11/26/2013 09:14 EST | Updated 01/26/2014 05:59 EST

No heat for weeks in Saint-Laurent apartment buildings

Tenants living in a pair of apartment buildings in Montreal say they have been forced to live in inhumane conditions, after weeks without heat.  

Fourari Abdel Hakin lives in the 15-storey Joie de Vivre apartment buliding at 155 Deguire Blvd in the Saint-Laurent borough. 

He pays $864 a month for his rent, which normally includes heat. 

But for two weeks he and his family have been in the cold.

“We are being treated like animals, or even worse than them,” Abdel Hakin said.

Abdel Hakin said the company that manages his building -— CAPREIT — first told tenants that the faulty heaters wouldn’t be replaced until Dec. 15.

Since then, the company has said the heat may be turned back on as early as today. 

The company was not available to comment this morning and the company refused requests for interviews yesterday. 

In the meantime, some tenants have resorted to using their stoves to heat their apartments.

'We sleep in the heaviest jackets'

Mireille Hamouche lives in the same building with her two children. 

Hamouche said the building management did hand out electric space heaters, which she is running all day long, despite the added cost on her electricity bills.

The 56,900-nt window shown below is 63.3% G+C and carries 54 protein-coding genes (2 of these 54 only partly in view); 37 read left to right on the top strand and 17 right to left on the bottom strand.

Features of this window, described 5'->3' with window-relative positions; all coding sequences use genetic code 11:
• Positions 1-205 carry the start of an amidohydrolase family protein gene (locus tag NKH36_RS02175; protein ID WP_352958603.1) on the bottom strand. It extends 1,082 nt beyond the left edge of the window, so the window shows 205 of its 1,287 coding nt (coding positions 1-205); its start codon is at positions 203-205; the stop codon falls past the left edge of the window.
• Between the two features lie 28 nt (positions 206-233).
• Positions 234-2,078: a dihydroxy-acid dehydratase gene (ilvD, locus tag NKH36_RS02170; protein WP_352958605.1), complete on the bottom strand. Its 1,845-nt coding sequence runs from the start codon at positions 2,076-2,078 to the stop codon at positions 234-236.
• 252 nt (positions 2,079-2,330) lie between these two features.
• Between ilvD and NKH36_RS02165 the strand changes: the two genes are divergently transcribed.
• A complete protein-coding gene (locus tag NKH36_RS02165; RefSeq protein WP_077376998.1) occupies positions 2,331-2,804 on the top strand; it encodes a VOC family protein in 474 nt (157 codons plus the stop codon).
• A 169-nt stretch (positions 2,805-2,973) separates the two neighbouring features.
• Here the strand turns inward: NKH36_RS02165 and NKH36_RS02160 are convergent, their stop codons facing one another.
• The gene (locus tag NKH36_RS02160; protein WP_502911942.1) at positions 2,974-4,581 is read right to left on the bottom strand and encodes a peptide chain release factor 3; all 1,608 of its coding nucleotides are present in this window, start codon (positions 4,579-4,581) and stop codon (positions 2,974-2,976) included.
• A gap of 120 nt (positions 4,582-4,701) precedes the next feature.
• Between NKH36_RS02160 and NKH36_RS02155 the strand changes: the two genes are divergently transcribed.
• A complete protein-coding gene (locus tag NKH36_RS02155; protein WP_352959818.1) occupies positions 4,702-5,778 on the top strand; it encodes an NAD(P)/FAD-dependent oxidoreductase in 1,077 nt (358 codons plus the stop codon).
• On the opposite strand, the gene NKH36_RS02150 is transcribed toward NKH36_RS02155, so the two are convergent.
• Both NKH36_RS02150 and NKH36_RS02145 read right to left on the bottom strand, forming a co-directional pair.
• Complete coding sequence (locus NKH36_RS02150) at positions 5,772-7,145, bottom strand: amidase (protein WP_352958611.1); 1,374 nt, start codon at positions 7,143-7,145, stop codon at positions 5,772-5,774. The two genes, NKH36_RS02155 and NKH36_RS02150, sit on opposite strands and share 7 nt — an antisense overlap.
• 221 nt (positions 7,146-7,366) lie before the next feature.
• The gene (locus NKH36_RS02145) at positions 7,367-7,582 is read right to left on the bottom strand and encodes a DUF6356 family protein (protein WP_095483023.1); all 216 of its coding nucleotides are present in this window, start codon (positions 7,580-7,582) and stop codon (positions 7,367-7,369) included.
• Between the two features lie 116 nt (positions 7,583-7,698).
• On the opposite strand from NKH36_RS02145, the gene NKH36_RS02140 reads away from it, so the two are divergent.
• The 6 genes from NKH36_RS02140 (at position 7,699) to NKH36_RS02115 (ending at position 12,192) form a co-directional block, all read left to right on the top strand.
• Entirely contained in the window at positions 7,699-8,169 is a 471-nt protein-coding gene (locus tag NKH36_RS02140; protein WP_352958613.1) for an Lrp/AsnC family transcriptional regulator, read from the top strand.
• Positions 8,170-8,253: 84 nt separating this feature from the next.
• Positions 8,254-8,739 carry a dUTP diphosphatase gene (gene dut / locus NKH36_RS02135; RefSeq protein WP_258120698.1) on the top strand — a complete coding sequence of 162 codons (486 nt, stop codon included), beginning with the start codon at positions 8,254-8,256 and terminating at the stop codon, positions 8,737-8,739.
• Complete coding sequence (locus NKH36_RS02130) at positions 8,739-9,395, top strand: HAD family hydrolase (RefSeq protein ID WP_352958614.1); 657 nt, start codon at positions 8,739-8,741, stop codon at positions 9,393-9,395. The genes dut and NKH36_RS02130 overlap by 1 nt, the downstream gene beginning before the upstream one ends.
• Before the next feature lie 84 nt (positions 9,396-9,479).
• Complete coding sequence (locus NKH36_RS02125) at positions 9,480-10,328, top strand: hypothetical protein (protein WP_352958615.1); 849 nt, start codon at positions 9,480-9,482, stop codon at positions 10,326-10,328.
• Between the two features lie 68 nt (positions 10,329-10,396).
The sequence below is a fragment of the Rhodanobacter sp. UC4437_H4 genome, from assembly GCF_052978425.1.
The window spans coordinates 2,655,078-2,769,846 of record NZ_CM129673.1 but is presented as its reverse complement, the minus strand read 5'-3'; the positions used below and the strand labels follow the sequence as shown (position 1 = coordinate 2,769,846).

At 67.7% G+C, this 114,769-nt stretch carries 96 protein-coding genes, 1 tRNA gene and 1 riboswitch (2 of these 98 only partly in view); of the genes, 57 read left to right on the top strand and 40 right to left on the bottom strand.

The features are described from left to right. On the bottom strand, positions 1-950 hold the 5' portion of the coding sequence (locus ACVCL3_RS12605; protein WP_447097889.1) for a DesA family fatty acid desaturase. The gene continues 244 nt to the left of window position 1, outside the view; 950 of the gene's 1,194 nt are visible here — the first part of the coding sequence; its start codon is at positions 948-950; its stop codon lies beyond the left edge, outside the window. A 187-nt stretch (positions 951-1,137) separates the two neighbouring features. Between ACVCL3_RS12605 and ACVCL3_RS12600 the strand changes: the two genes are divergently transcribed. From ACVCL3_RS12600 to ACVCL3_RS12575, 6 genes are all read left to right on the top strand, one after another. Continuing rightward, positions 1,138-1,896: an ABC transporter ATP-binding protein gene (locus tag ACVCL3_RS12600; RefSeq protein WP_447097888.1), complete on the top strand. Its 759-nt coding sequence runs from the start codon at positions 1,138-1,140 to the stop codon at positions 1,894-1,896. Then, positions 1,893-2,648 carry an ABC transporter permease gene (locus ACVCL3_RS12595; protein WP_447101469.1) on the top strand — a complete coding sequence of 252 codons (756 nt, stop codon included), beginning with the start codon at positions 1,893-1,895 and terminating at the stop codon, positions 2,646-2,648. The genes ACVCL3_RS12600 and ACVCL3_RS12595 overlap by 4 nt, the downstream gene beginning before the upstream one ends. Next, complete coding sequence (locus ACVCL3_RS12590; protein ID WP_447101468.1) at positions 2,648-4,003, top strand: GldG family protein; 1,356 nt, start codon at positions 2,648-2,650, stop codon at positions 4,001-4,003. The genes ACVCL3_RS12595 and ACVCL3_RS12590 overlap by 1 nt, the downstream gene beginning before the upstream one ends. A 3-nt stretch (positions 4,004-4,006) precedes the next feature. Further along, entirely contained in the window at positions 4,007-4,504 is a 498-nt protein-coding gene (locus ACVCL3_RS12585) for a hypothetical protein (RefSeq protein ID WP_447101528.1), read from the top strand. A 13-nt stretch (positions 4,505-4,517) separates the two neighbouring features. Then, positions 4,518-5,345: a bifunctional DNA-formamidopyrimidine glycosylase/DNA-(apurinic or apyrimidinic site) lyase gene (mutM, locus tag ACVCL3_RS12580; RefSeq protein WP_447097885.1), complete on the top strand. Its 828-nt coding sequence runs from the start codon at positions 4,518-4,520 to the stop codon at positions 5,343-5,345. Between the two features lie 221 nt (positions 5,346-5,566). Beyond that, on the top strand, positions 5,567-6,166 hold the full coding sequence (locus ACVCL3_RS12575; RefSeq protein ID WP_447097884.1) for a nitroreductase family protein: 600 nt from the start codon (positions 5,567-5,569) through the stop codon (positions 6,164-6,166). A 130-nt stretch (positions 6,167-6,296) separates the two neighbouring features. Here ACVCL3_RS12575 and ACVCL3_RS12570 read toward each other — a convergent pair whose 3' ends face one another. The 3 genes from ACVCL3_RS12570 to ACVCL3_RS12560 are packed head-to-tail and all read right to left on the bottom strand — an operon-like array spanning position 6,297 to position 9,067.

She told CBC Daybreak host Mike Finnerty that the cold has been taking a toll on her family.

“My kids are sick. I’m now sick,” she said.

“We sleep in the heaviest jackets. We have a miserable time functioning. When you’re cold you can’t do anything. My kids can’t study,” she said.

CAPREIT linked to fatal garage collapse

This isn't the first time that CAPREIT, a Toronto-based Canadian real estate firm — has been questioned about the state of its buildings. 

The parking garage at one of the company's Saint-Laurent buildings collapsed in 2008, crushing a man to death.

At the time, CAPREIT officials said the garage had been repaired by a previous owner, and there was no way the company could have predicted the collapse. 

The company also manages a building in Vancouver that dealt with a major bedbug infestation in 2009. 

Then, In 2010, a group of residents in a Calgary housing complex, also managed by CAPREIT, told CBC News that their town homes were dangerous and unsanitary — rife with with leaks, mould, cracks, and holes in ceilings and walls.